An appropriation of $150 was also made for the improvement of the road in the Mississippi bottom leading to the new wagon bridge across the river at Burlington. (MacArthur Bridge) George Barnett and family are now residents of Stronghurst having moved from their farm north of town into the Andrew Davis property in the village recently vacated by Jos. Dixson and family. J. Bert Watson of Ft.Collins, Colorado, accompanied a shipment of cattle from the Oliver Chandler ranch to the farm near Terre Haute. He says that he prefers traveling on a regular passenger train. H.F.McAllister resigned as Master of Chancery and Judge Grier appointed J.W.Gordon.

GLADSTONE GLEANINGS: Frank Kelly has rented the Willard Graham house and he and his bride will move there soon. Albert Hays moved his family down to the W.M.Brent place near the river. The home talent benefit for the village band netted $57. Gus Jacobs moved into the Whitmore house in the west part of town. Greeny Jacobs moved from the Fred Dutton place into a house in town near the lumberyard. The many friends of Mr. And Mrs. Wilson Curtis gave them a surprise party at their home. Mr. Willis Robbins loaded his household goods and stock into a car and took his departure for Missouri where he will farm during the coming season.

Everett Lewis moved out to the Samuel Galbraith farm south of town and will work for Mr. George Galbraith who bought the home place. Mr. Anderson from near Carthage moved to the Parridine Galbraith place and will farm the Fred Dutton place this year. Joe Logan sold his farm and moved to Monmouth.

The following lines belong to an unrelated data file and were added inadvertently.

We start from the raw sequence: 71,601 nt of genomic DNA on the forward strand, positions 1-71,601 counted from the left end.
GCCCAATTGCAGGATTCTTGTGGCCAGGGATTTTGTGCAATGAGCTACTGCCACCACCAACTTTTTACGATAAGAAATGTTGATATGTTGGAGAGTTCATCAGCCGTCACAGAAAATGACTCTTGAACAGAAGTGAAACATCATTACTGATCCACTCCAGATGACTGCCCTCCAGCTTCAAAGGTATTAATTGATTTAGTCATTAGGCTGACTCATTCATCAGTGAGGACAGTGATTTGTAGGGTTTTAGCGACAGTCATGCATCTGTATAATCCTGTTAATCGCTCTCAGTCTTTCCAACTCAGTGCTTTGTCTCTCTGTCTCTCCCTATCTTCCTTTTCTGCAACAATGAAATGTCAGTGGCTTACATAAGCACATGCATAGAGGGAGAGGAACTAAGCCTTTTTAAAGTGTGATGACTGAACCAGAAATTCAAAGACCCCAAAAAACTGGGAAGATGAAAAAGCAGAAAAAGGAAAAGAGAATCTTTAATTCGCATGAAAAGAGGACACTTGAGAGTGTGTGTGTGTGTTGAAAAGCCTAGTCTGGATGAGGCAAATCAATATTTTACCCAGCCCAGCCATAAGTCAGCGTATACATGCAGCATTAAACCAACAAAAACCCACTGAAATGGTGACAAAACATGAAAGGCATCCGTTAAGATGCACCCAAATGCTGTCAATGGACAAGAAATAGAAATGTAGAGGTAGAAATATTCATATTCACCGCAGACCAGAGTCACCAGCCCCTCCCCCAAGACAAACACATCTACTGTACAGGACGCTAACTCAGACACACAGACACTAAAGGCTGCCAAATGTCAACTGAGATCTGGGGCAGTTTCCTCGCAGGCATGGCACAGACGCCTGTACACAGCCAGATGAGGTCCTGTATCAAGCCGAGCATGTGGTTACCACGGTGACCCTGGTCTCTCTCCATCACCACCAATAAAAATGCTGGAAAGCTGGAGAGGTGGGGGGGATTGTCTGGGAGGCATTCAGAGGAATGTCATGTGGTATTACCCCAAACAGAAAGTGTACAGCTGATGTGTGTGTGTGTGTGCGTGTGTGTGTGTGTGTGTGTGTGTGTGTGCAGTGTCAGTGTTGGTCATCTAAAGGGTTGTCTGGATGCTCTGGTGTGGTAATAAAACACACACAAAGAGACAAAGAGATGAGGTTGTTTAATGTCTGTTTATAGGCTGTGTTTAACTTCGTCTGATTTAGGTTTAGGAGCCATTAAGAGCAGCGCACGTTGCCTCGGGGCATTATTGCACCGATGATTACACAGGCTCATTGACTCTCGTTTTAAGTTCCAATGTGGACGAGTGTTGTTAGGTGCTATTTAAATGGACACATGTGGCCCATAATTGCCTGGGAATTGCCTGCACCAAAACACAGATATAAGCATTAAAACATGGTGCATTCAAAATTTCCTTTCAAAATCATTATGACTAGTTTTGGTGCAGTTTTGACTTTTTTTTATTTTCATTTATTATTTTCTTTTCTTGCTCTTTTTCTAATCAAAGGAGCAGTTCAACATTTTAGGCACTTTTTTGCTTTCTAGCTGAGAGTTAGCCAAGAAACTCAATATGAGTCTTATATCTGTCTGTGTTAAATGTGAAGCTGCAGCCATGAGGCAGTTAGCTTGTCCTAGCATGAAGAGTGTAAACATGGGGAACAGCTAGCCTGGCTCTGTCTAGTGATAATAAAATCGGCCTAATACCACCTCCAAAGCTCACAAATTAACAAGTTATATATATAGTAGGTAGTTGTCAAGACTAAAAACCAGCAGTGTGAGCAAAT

KILLED BY A STREETCAR: Many will remember the African boy whom Rev. Sam McKeown brought with him when he returned from the "dark" continent" two years ago and whom he had with him during a visit to this place. The lad, who had been given the name of Oscar Sanfish, met his death at St.Louis last week by being run over by a street car. The victim was attending school there.

1892 GRAPHIC: A blizzard of unusual severity hit this section on March 9th and 10th. Robert A. Beckett, father of the late Joseph Beckett, died at his home in Golden, Ill., March 12 at the age of 84 years. Arrangements were being made to sink the gas well on the Brooks farm 50 or 100 feet deeper to see if the flow of gas could be re-established.

Dr. Brelsford, who went from Stronghurst to Colfax Springs, Iowa, with hope of recuperating his health, died at the home of his son at Grinnell, Ia. On March 14th . Mr. Newt Wolford and Miss Mary Larson were married at Decorra on March 10th. J.F.Curts, a wealthy citizen of Carman Township, was reported as having become insane. Farmers of the Colusa area lost about $5,000 when a man named Baily shipped out several thousand bushels of grains before paying for them.

STOLEN CAR FOUND IN TOWN: a Ford runabout which was taken from in front of the Monmouth Methodist Church last Sunday evening about 8 pm and for which a reward of $25.00 was offered by the owner, Noel Gettemy, living east of Monmouth, was found standing a few rods north of the Santa Fe station near the Stronghurst Lumber Company's sheds Tuesday morning by Mr. Guy Lanphere. Cards telling of the theft of the auto and giving license and engine numbers were received on Tuesday morning's mail. Mr. Lanphere who had noticed a car answering the description of the stolen vehicle standing all of the previous day near the depot, decided to investigate.

He found that the license number was missing, but that the engine number was the same as that given on the card. He at once telephoned the sheriff's office in Monmouth and received instruction to take the car to a garage and have it kept there until the owner could call for it. It was taken to the Stronghurst Motor Co. Garage, but up until this morning the owner had not arrived to claim his property. Mr. Lanphere who only recently recovered his own stolen car, stands in a fair way to get the reward.